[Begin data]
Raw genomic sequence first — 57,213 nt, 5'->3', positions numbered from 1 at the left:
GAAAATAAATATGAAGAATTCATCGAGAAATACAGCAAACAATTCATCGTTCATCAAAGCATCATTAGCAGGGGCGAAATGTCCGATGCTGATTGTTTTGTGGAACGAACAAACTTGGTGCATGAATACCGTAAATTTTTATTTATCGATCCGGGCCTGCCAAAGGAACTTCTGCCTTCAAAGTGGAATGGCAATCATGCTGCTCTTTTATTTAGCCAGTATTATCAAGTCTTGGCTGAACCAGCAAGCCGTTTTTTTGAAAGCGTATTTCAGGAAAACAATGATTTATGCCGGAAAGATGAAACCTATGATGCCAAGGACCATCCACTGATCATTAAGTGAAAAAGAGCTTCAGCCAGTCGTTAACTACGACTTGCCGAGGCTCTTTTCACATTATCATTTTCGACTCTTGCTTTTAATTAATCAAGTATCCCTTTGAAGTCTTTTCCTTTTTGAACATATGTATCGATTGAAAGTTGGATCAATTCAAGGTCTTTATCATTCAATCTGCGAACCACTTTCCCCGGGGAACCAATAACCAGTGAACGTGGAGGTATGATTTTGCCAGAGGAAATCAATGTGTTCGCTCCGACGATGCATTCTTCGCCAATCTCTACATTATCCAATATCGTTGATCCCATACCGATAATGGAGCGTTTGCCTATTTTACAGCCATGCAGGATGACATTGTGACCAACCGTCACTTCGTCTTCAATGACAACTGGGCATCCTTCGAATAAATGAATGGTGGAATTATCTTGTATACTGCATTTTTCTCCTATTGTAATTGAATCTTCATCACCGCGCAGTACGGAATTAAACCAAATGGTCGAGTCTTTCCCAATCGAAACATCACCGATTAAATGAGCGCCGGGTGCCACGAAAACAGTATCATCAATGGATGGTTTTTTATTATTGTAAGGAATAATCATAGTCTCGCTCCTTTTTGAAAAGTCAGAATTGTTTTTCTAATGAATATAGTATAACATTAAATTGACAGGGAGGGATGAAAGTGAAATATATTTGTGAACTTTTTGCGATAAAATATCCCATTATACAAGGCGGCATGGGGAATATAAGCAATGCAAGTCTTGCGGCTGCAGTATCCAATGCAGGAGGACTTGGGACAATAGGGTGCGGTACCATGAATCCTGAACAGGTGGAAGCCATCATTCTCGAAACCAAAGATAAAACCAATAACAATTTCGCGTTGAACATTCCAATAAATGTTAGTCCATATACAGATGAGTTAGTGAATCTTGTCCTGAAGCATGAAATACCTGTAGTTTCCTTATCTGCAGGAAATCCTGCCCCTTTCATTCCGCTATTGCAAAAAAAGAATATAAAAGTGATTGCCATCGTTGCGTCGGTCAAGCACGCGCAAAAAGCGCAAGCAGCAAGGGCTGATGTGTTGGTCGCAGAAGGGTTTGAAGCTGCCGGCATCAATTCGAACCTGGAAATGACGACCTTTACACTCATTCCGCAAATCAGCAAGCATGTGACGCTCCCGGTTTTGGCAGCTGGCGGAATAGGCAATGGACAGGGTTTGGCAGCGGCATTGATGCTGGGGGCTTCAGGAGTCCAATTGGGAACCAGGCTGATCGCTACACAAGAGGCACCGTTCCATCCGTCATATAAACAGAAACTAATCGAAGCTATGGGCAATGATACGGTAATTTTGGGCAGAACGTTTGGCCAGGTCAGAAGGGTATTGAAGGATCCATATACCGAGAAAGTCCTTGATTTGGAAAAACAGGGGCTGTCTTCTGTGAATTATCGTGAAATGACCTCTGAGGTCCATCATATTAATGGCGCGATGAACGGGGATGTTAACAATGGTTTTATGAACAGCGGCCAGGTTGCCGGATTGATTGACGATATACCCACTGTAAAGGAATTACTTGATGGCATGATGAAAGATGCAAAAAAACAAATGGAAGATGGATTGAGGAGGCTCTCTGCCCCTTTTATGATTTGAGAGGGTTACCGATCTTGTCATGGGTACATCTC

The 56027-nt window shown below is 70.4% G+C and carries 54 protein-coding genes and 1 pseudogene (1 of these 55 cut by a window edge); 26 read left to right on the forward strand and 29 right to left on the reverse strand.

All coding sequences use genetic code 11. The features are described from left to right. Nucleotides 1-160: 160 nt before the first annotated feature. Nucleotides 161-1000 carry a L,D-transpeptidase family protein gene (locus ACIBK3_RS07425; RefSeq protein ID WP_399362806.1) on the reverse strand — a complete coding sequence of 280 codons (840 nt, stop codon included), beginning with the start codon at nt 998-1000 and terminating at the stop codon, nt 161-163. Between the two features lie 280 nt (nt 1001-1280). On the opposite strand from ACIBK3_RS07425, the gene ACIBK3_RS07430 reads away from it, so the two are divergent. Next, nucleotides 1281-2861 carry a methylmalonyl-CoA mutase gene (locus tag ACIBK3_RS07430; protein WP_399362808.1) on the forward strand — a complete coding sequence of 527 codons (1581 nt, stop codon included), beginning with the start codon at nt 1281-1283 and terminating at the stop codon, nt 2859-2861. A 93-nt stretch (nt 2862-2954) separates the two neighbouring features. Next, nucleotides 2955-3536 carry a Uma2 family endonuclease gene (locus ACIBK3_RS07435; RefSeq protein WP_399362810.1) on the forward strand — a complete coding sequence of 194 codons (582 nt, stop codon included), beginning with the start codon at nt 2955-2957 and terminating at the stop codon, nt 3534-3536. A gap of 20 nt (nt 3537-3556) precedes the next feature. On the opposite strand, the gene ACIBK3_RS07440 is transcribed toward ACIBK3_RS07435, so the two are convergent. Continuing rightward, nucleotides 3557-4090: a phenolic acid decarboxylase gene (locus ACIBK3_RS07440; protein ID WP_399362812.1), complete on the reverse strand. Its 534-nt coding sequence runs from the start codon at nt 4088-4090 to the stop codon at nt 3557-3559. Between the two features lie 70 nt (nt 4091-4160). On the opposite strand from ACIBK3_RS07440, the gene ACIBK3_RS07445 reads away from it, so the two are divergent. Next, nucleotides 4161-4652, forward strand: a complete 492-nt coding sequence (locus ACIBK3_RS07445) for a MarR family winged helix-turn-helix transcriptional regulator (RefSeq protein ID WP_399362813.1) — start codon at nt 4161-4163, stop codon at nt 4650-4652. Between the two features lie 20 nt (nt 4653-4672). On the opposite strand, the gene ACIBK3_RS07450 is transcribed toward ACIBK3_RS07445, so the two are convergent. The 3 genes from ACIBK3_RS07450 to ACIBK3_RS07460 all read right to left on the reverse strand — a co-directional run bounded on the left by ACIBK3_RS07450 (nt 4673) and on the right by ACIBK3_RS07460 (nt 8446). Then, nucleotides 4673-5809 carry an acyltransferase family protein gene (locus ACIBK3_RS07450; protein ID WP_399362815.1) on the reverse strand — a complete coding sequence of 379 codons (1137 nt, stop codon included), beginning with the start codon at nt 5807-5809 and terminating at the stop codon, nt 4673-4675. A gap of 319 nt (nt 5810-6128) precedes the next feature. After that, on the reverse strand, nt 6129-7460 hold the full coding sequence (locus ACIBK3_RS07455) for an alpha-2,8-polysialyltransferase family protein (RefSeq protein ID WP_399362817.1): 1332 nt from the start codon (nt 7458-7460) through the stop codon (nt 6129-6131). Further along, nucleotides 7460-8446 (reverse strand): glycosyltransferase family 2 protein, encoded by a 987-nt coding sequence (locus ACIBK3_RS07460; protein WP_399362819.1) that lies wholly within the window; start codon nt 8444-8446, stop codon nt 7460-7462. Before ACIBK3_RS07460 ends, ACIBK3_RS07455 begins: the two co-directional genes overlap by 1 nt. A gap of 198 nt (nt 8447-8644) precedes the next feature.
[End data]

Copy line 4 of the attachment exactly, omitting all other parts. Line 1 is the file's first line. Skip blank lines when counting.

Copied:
All coding sequences use genetic code 11. The features are described from left to right. Nucleotides 1-160: 160 nt before the first annotated feature. Nucleotides 161-1000 carry a L,D-transpeptidase family protein gene (locus ACIBK3_RS07425; RefSeq protein ID WP_399362806.1) on the reverse strand — a complete coding sequence of 280 codons (840 nt, stop codon included), beginning with the start codon at nt 998-1000 and terminating at the stop codon, nt 161-163. Between the two features lie 280 nt (nt 1001-1280). On the opposite strand from ACIBK3_RS07425, the gene ACIBK3_RS07430 reads away from it, so the two are divergent. Next, nucleotides 1281-2861 carry a methylmalonyl-CoA mutase gene (locus tag ACIBK3_RS07430; protein WP_399362808.1) on the forward strand — a complete coding sequence of 527 codons (1581 nt, stop codon included), beginning with the start codon at nt 1281-1283 and terminating at the stop codon, nt 2859-2861. A 93-nt stretch (nt 2862-2954) separates the two neighbouring features. Next, nucleotides 2955-3536 carry a Uma2 family endonuclease gene (locus ACIBK3_RS07435; RefSeq protein WP_399362810.1) on the forward strand — a complete coding sequence of 194 codons (582 nt, stop codon included), beginning with the start codon at nt 2955-2957 and terminating at the stop codon, nt 3534-3536. A gap of 20 nt (nt 3537-3556) precedes the next feature. On the opposite strand, the gene ACIBK3_RS07440 is transcribed toward ACIBK3_RS07435, so the two are convergent. Continuing rightward, nucleotides 3557-4090: a phenolic acid decarboxylase gene (locus ACIBK3_RS07440; protein ID WP_399362812.1), complete on the reverse strand. Its 534-nt coding sequence runs from the start codon at nt 4088-4090 to the stop codon at nt 3557-3559. Between the two features lie 70 nt (nt 4091-4160). On the opposite strand from ACIBK3_RS07440, the gene ACIBK3_RS07445 reads away from it, so the two are divergent. Next, nucleotides 4161-4652, forward strand: a complete 492-nt coding sequence (locus ACIBK3_RS07445) for a MarR family winged helix-turn-helix transcriptional regulator (RefSeq protein ID WP_399362813.1) — start codon at nt 4161-4163, stop codon at nt 4650-4652. Between the two features lie 20 nt (nt 4653-4672). On the opposite strand, the gene ACIBK3_RS07450 is transcribed toward ACIBK3_RS07445, so the two are convergent. The 3 genes from ACIBK3_RS07450 to ACIBK3_RS07460 all read right to left on the reverse strand — a co-directional run bounded on the left by ACIBK3_RS07450 (nt 4673) and on the right by ACIBK3_RS07460 (nt 8446). Then, nucleotides 4673-5809 carry an acyltransferase family protein gene (locus ACIBK3_RS07450; protein ID WP_399362815.1) on the reverse strand — a complete coding sequence of 379 codons (1137 nt, stop codon included), beginning with the start codon at nt 5807-5809 and terminating at the stop codon, nt 4673-4675. A gap of 319 nt (nt 5810-6128) precedes the next feature. After that, on the reverse strand, nt 6129-7460 hold the full coding sequence (locus ACIBK3_RS07455) for an alpha-2,8-polysialyltransferase family protein (RefSeq protein ID WP_399362817.1): 1332 nt from the start codon (nt 7458-7460) through the stop codon (nt 6129-6131). Further along, nucleotides 7460-8446 (reverse strand): glycosyltransferase family 2 protein, encoded by a 987-nt coding sequence (locus ACIBK3_RS07460; protein WP_399362819.1) that lies wholly within the window; start codon nt 8444-8446, stop codon nt 7460-7462. Before ACIBK3_RS07460 ends, ACIBK3_RS07455 begins: the two co-directional genes overlap by 1 nt. A gap of 198 nt (nt 8447-8644) precedes the next feature.